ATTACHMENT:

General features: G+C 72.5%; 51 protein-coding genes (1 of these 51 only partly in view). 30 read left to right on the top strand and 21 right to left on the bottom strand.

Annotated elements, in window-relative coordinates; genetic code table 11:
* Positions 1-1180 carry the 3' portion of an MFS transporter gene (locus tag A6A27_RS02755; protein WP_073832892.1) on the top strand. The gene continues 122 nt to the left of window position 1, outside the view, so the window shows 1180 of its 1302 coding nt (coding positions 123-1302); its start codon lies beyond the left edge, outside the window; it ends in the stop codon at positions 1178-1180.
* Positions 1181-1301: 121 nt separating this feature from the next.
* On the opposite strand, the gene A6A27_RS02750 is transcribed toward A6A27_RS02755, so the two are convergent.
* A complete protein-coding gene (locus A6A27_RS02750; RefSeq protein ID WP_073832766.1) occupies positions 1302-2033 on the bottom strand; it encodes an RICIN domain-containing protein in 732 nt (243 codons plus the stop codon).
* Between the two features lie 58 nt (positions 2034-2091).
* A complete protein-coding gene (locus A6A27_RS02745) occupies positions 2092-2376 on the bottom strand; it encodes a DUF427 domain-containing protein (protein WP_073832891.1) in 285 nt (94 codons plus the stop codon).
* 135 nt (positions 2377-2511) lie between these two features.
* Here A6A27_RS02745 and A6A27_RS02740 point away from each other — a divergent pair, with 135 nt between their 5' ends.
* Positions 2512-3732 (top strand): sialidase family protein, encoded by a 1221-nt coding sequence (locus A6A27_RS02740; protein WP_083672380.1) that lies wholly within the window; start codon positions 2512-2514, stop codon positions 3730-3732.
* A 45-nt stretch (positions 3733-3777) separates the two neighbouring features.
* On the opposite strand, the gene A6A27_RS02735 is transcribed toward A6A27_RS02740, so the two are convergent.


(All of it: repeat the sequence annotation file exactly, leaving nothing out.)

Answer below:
General features: G+C 72.5%; 51 protein-coding genes (1 of these 51 only partly in view). 30 read left to right on the top strand and 21 right to left on the bottom strand.

Annotated elements, in window-relative coordinates; genetic code table 11:
* Positions 1-1180 carry the 3' portion of an MFS transporter gene (locus tag A6A27_RS02755; protein WP_073832892.1) on the top strand. The gene continues 122 nt to the left of window position 1, outside the view, so the window shows 1180 of its 1302 coding nt (coding positions 123-1302); its start codon lies beyond the left edge, outside the window; it ends in the stop codon at positions 1178-1180.
* Positions 1181-1301: 121 nt separating this feature from the next.
* On the opposite strand, the gene A6A27_RS02750 is transcribed toward A6A27_RS02755, so the two are convergent.
* A complete protein-coding gene (locus A6A27_RS02750; RefSeq protein ID WP_073832766.1) occupies positions 1302-2033 on the bottom strand; it encodes an RICIN domain-containing protein in 732 nt (243 codons plus the stop codon).
* Between the two features lie 58 nt (positions 2034-2091).
* A complete protein-coding gene (locus A6A27_RS02745) occupies positions 2092-2376 on the bottom strand; it encodes a DUF427 domain-containing protein (protein WP_073832891.1) in 285 nt (94 codons plus the stop codon).
* 135 nt (positions 2377-2511) lie between these two features.
* Here A6A27_RS02745 and A6A27_RS02740 point away from each other — a divergent pair, with 135 nt between their 5' ends.
* Positions 2512-3732 (top strand): sialidase family protein, encoded by a 1221-nt coding sequence (locus A6A27_RS02740; protein WP_083672380.1) that lies wholly within the window; start codon positions 2512-2514, stop codon positions 3730-3732.
* A 45-nt stretch (positions 3733-3777) separates the two neighbouring features.
* On the opposite strand, the gene A6A27_RS02735 is transcribed toward A6A27_RS02740, so the two are convergent.